by Laura Banella
The Derivationes was the most important and widely-circulated lexicographical encyclopedia of the Middle Ages. Essentially, it is a Latin lexicon alphabetically ordered by principal lemmas of the simple words, from which all derivatives and compound words are formed. The title of the work, Derivationes, refers to this method. Written by Uguccione da Pisa in the middle of the twelfth century, the Derivationes served as a dictionary for those who wrote in vernacular as well as Latin. We know that Dante used the Derivationes throughout his life as he cites them in the Convivio (IV.6.5).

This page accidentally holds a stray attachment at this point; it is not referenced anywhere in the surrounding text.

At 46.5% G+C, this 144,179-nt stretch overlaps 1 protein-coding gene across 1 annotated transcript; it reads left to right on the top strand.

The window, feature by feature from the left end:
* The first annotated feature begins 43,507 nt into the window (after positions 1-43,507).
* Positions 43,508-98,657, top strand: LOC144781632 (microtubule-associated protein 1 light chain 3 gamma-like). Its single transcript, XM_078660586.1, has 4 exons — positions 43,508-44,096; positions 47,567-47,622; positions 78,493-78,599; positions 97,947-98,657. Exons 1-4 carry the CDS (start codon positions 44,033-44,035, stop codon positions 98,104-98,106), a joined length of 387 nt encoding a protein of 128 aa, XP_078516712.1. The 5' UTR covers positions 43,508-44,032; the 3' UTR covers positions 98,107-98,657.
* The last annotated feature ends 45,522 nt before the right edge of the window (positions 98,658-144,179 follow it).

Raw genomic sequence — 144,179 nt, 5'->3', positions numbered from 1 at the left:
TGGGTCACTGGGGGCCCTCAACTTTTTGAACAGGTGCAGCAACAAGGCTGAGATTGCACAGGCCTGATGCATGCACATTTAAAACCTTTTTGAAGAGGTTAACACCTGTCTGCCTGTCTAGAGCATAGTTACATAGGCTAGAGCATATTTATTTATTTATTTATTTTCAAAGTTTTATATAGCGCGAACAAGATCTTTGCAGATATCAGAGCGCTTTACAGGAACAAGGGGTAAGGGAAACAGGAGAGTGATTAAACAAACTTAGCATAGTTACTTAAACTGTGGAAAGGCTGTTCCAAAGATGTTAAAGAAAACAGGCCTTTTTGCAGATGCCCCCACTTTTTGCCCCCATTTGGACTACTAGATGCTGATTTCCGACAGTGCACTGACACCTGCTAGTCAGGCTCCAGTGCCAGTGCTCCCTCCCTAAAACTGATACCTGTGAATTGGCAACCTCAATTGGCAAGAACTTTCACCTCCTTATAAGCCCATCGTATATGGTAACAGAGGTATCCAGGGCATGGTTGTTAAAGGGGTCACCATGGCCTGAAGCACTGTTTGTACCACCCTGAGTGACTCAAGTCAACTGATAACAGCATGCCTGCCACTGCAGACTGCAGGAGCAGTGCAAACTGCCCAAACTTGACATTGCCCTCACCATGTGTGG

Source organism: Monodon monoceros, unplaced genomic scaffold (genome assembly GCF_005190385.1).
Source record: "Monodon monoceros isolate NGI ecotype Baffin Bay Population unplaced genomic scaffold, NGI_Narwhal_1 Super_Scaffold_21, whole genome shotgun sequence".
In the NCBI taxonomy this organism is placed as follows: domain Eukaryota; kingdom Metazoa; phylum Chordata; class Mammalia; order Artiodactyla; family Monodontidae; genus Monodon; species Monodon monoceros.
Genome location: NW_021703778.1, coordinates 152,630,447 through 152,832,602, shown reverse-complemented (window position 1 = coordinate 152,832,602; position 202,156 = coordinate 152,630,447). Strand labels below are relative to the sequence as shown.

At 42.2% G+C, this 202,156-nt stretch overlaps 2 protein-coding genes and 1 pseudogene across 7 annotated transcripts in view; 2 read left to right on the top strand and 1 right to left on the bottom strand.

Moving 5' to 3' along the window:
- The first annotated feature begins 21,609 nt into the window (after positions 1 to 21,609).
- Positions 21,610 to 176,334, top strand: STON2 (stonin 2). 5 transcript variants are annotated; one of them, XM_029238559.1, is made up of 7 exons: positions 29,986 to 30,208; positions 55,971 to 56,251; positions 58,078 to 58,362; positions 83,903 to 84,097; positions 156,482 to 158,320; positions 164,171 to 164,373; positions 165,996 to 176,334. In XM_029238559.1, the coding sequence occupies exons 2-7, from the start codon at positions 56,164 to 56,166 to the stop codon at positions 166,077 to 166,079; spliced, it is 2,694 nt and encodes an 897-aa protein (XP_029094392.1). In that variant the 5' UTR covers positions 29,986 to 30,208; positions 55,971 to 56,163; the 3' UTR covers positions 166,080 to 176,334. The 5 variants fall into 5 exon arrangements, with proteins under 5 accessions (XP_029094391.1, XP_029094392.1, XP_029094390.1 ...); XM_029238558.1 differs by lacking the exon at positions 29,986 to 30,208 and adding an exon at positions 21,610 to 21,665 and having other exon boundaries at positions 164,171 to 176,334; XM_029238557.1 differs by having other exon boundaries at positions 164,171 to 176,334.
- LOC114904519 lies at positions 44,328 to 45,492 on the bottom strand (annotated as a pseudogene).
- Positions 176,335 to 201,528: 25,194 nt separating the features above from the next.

A canonist and lexicographer, Uguccione was born in Pisa around 1130 and died in Ferrara in 1210. He studied law in Bologna before 1156 where he was professor of canon law from 1178 to 1190, at the latest, when he became the bishop of Ferrara. As a bishop, he undertook important religious and political roles. Uguccione wrote a Summa on Gratian’s Decretum (1188-90); on account of its extent and depth, it is considered the major commentary on Gratian. In this work, Uguccione claims the parallel autonomy of papacy and empire, preceding Dante’s political thought, as it is expressed in the Monarchia in particular. Some doubt that Uguccione da Pisa, author of the Derivationes, and Uguccione, bishop and canonist, are one and the same. There is, however, no certain evidence that they are two distinct authors.